As a side note to this discussion, digital architects did not set out with the goal of turning people into machines through Internet use. Transhumanism was an unintended consequence, a side effect. Likewise, feminists did not set out with the goal of turning children into machines by systematically separating mother from child. This too was an unintended consequence, a side effect. However these two side effects have now joined up and are, in my opinion, the main effect. Digital technology has taken up the position of surrogate parent (as talked about in Turkle’s work). And, yes, transhumanists would say that this is a good thing, that this is a desirable outcome. Humanists argue against this position. If a parent were to come up to me and say, “I’m a transhumanist and I wish for my children to become machines by all possible interventions like MOOCs,” then I’d say, “Great. I don’t agree with your worldview but you’re entitled to it. But don’t expect me to support transhumanist interventions like MOOCs.”

We Return You to Our Regularly Scheduled Blog Post

So, how do mental containers—key to such things as empathy, humor, Theory of Mind, mental time travel, and other cognitive skills—get set up? Psychology researcher Peter Fonagy and his colleagues present one possible answer in their 2002 book entitled Affect Regulation, Mentalization, and the Development of the Self (mentioned in part I). According to Fonagy et al., to understand the genesis of mental containers we have to understand a bit about what they call contingency. Let me define contingency with an example. If you raise your arm, the action of raising your arm is perfectly contingent. In other words, the action of raising your arm is perfectly contingent on your desire to raise your arm. Fonagy et al. talk about how many stimuli coming from the world arrive at our sensory apparatus in nearly perfectly contingent forms. Using the work of John S. Watson as a backdrop, Fonagy et al. reveal that infants are born with an innate system that detects contingency. “Watson … proposed that one of the primary functions of the contingency-detection mechanism [in infants] is self-dectection,” reveals Fonagy et al. They continue thus:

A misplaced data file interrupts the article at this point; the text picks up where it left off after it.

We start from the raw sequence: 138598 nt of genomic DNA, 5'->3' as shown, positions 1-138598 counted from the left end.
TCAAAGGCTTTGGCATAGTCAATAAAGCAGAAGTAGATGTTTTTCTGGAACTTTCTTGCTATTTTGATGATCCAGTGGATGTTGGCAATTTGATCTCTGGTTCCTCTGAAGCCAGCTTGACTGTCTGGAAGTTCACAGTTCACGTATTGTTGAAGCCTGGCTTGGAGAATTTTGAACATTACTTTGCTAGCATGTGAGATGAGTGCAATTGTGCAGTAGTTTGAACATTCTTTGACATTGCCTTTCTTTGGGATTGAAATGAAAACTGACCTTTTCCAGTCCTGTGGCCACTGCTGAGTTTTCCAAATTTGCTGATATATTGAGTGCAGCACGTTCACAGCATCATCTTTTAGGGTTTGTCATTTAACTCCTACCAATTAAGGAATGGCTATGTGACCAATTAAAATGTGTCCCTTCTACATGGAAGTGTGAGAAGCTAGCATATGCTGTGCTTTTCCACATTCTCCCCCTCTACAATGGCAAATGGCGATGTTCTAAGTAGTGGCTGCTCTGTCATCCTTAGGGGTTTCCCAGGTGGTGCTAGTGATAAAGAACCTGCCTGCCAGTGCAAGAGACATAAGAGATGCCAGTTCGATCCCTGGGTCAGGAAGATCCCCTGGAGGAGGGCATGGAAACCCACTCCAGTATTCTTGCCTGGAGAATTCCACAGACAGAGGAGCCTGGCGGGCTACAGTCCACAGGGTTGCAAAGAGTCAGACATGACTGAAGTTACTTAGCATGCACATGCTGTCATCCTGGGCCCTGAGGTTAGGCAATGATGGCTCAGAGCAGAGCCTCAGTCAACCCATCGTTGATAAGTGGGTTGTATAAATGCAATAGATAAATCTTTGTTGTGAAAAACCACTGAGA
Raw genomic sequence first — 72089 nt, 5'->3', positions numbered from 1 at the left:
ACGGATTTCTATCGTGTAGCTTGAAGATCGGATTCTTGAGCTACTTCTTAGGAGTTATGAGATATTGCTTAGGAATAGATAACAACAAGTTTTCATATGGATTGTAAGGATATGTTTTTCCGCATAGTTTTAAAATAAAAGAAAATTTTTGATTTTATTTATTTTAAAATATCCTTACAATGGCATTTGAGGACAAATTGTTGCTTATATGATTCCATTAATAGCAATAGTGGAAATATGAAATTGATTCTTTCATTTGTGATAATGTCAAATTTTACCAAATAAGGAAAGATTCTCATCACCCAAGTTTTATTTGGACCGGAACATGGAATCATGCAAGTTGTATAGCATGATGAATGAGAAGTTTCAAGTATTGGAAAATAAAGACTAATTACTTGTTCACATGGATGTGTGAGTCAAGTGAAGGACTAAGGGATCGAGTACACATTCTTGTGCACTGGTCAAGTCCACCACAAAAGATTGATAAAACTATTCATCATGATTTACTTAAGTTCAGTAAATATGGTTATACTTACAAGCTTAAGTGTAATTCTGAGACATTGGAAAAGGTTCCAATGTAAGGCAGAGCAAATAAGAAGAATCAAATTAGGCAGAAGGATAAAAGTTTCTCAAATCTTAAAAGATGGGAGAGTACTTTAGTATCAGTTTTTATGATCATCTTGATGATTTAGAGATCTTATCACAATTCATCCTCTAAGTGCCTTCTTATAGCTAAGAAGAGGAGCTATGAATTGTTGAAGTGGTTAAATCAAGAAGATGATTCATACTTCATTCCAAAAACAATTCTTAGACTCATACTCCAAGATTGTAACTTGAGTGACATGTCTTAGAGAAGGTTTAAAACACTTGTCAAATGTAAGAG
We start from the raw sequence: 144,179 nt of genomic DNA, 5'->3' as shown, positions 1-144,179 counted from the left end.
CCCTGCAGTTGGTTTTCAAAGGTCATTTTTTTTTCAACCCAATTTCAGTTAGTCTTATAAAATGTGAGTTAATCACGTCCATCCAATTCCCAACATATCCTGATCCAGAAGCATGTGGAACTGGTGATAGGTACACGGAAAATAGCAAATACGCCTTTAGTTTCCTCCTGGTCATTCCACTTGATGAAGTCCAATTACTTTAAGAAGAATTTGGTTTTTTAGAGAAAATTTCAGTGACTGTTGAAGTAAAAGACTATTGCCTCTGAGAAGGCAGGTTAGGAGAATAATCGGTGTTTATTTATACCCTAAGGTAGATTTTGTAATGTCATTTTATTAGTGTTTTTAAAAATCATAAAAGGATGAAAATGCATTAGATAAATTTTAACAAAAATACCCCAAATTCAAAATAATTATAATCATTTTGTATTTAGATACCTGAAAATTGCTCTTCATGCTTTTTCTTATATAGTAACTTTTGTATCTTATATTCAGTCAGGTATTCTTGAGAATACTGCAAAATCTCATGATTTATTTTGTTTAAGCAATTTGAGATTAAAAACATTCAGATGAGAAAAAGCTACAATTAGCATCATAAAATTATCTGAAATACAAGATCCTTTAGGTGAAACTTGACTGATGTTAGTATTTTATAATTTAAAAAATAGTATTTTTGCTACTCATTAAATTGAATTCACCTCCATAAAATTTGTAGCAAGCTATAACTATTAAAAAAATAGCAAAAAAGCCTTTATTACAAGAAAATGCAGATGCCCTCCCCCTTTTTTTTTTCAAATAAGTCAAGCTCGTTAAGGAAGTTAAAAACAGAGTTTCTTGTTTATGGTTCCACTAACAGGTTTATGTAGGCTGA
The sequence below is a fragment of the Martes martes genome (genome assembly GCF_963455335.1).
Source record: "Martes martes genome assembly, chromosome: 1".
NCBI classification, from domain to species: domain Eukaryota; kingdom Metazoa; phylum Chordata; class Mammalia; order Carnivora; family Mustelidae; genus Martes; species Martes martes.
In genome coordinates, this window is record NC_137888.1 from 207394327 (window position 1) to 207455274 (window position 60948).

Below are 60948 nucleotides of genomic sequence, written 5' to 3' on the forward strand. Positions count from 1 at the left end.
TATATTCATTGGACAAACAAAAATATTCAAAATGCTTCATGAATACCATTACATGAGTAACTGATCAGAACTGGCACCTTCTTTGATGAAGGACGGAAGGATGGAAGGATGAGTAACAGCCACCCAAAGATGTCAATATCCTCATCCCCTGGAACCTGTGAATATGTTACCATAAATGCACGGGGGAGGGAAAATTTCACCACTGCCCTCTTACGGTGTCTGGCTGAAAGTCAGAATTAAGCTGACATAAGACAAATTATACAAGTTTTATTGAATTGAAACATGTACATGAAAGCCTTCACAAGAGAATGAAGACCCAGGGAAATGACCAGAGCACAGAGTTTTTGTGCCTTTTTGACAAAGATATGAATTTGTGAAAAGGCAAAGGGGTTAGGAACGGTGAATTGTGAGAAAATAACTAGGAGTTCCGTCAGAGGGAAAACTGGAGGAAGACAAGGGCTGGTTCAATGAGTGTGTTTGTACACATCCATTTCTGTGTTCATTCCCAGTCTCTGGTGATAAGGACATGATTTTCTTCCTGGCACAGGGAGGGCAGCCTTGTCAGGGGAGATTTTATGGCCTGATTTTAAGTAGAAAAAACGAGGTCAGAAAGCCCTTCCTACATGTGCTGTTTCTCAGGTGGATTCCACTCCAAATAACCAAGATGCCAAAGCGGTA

One’s motor actions produce stimuli that are necessarily perfectly response-contingent (e.g., watching one’s hands as one is moving them), while the perception of stimuli emanating from the external world typically show a lesser degree of response-contingency between efferent (motor) activation patterns and consequently perceived stimuli may serve as the original criterion for distinguishing the self from the external world.

In essence, Fonagy et al. are suggesting the following: actions initiated by the self are perfectly contingent whereas actions perceived to be coming from the external world are at best nearly perfectly contingent. The subtle difference between perfectly contingent and nearly perfectly contingent perceptions is what helps to define the self boundary or self mental container. Pretty cool eh? And, yes, infants have an innate system that is able to detect contingency states. Using Watson’s work as a background, Fonagy et al. argue that the mother helps set up her infant’s self mental container by engaging in what they call mentalization (MZ). MZ is a “mind-in-mind” operation. Neurobiologist Dan Siegel calls mind-in-mind operations “I know that you know that I know.” So, a mother will engage in “I know that you know that I know” with her infant. Let me see if I can draw a flow chart for you.